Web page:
“I believe in the idea of amnesty for those who have put down roots and lived here, even though sometime back they may have entered illegally.”
Do you disagree with that opinion? If so, you disagree with Ronald Reagan. He said it during a presidential debate in 1984, but he began promoting the policy during his first year in office. It became law through the bipartisan Immigration Reform and Control Act of 1986, which increased security along the U.S.-Mexican border and also allowed undocumented immigrant who entered the country before 1982 to become citizens.
“The vast majority of illegal immigrants are decent people who work hard, support their families, practice their faith, and lead responsible lives… there are differences between an illegal immigrant who crossed the border recently and someone who has worked here for many years, and has a home, a family, and an otherwise clean record. I believe that illegal immigrants who have roots in our country and want to stay should have to pay a meaningful penalty for breaking the law, … to pay their taxes, … to learn English … and to work in a job for a number of years. People who meet these conditions should be able to apply for citizenship.”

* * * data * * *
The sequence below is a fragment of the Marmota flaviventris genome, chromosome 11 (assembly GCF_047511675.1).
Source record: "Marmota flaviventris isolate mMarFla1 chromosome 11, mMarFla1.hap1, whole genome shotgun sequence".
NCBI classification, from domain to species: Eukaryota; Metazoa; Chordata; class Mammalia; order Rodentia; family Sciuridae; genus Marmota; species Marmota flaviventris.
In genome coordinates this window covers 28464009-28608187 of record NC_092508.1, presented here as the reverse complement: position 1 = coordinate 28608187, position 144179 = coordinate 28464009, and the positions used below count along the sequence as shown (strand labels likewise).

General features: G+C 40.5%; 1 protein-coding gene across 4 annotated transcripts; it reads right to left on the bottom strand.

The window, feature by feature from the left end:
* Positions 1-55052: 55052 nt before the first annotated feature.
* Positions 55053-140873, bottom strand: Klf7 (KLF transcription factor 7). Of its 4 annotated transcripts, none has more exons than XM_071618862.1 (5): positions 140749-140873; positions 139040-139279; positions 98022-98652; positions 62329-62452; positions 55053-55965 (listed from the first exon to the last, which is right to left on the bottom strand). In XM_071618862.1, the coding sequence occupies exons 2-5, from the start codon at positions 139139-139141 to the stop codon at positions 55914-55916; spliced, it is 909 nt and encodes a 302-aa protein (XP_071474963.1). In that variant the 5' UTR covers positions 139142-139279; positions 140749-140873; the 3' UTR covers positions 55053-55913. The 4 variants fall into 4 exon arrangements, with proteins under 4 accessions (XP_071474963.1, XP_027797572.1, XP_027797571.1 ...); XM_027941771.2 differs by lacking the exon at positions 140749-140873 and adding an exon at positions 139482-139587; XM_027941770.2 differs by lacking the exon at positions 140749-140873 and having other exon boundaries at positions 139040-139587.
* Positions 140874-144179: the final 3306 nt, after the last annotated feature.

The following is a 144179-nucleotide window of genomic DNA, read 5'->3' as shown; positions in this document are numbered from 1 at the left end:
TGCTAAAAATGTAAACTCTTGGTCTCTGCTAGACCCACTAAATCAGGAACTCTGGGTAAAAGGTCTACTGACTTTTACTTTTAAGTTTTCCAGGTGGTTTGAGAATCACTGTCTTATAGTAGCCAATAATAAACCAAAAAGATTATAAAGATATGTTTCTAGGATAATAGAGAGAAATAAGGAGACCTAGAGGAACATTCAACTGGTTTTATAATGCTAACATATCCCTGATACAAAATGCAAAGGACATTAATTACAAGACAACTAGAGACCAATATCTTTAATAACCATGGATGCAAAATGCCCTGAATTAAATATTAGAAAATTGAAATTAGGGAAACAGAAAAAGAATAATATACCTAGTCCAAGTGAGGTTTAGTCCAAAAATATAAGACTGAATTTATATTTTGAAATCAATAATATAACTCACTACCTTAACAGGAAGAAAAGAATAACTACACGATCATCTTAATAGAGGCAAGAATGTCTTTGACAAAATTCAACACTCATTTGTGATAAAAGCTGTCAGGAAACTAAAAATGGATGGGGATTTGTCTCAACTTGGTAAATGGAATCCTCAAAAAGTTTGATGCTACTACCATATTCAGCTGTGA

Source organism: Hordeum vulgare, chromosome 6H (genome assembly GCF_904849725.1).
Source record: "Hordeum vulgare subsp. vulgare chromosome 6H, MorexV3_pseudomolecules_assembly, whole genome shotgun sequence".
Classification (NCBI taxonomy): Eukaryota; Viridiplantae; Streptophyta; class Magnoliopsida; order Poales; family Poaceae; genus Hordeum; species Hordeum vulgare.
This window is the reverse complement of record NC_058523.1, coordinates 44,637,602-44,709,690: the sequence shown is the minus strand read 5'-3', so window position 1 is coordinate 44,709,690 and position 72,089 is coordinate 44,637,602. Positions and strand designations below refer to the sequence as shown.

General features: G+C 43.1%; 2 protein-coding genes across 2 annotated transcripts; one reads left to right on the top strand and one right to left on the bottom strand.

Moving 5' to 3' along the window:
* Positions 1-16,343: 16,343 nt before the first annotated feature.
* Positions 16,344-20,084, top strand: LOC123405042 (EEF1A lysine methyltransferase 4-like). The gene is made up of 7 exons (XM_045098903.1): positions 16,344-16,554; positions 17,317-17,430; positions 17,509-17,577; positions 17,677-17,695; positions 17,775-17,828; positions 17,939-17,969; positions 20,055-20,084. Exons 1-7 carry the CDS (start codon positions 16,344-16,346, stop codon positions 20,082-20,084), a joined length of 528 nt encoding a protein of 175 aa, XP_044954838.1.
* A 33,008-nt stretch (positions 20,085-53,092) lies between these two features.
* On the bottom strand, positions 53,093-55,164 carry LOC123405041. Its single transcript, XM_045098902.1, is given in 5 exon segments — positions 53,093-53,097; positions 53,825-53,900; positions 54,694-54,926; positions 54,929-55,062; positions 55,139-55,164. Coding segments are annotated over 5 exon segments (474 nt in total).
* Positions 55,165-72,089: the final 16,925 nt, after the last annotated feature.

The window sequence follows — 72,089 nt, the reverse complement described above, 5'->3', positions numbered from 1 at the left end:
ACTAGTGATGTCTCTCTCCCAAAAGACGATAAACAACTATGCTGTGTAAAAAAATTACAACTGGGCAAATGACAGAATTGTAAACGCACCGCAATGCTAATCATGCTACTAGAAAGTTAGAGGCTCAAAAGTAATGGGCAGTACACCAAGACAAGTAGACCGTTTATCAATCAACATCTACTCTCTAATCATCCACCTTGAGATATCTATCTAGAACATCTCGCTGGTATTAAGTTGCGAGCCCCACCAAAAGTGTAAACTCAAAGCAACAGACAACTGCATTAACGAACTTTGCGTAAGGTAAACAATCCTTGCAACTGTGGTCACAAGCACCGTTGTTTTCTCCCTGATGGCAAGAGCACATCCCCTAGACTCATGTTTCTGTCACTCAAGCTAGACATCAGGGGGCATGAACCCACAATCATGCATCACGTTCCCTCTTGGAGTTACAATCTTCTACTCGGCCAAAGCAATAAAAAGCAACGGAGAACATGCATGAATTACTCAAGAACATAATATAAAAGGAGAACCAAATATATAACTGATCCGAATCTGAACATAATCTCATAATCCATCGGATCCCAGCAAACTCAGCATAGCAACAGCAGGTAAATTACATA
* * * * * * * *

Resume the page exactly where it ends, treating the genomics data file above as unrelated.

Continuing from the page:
Do you disagree with that too? If so, then you also disagree with President Bush. He announced his immigration reform plan in 2006, one that would have combined amnesty with increased border security. The bill died in the Senate the following year.
Now even President Trump—easily the most anti-immigration President of the modern era—has vowed to protect undocumented immigrants who entered the country as children from deportation and to provide a path to legal residency. Though the President’s commitment to replacing DACA with legislation falls far below his Republican predecessors, you have not expressed support of even this limited gesture. You said last week:
“President Trump has called on Congress to address this issue the right way through legislation. However, we cannot fix the DACA problem without fixing all of the issues that led to the underlying problem of illegal immigration in the first place.”
Does this mean you will vote against a DACA-replacing bill endorsed by the President? He has given Congress only six months to fix DACA, but “fixing all of the issues” related to immigration will take considerably longer. Rather than tackling this task in stages, will you block the President’s first, bipartisan step?